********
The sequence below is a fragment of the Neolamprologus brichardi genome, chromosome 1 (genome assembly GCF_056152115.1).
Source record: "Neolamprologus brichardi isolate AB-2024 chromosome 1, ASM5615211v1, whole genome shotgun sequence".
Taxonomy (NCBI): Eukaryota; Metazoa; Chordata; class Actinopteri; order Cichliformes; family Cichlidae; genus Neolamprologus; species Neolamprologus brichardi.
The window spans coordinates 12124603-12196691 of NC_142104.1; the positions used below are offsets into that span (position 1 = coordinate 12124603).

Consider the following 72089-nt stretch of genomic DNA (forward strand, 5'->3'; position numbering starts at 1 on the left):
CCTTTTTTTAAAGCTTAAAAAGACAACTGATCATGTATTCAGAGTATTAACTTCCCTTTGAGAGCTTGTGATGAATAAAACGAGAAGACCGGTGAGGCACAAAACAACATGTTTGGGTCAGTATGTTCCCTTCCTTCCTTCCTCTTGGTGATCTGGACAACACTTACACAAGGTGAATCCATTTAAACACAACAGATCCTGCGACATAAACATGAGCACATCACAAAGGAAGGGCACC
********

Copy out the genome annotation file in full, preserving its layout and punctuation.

The sequence below is a fragment of the Neolamprologus brichardi genome, chromosome 1 (genome assembly GCF_056152115.1).
Source record: "Neolamprologus brichardi isolate AB-2024 chromosome 1, ASM5615211v1, whole genome shotgun sequence".
Taxonomy (NCBI): Eukaryota; Metazoa; Chordata; class Actinopteri; order Cichliformes; family Cichlidae; genus Neolamprologus; species Neolamprologus brichardi.
The window spans coordinates 12124603-12196691 of NC_142104.1; the positions used below are offsets into that span (position 1 = coordinate 12124603).

Consider the following 72089-nt stretch of genomic DNA (forward strand, 5'->3'; position numbering starts at 1 on the left):
CCTTTTTTTAAAGCTTAAAAAGACAACTGATCATGTATTCAGAGTATTAACTTCCCTTTGAGAGCTTGTGATGAATAAAACGAGAAGACCGGTGAGGCACAAAACAACATGTTTGGGTCAGTATGTTCCCTTCCTTCCTTCCTCTTGGTGATCTGGACAACACTTACACAAGGTGAATCCATTTAAACACAACAGATCCTGCGACATAAACATGAGCACATCACAAAGGAAGGGCACC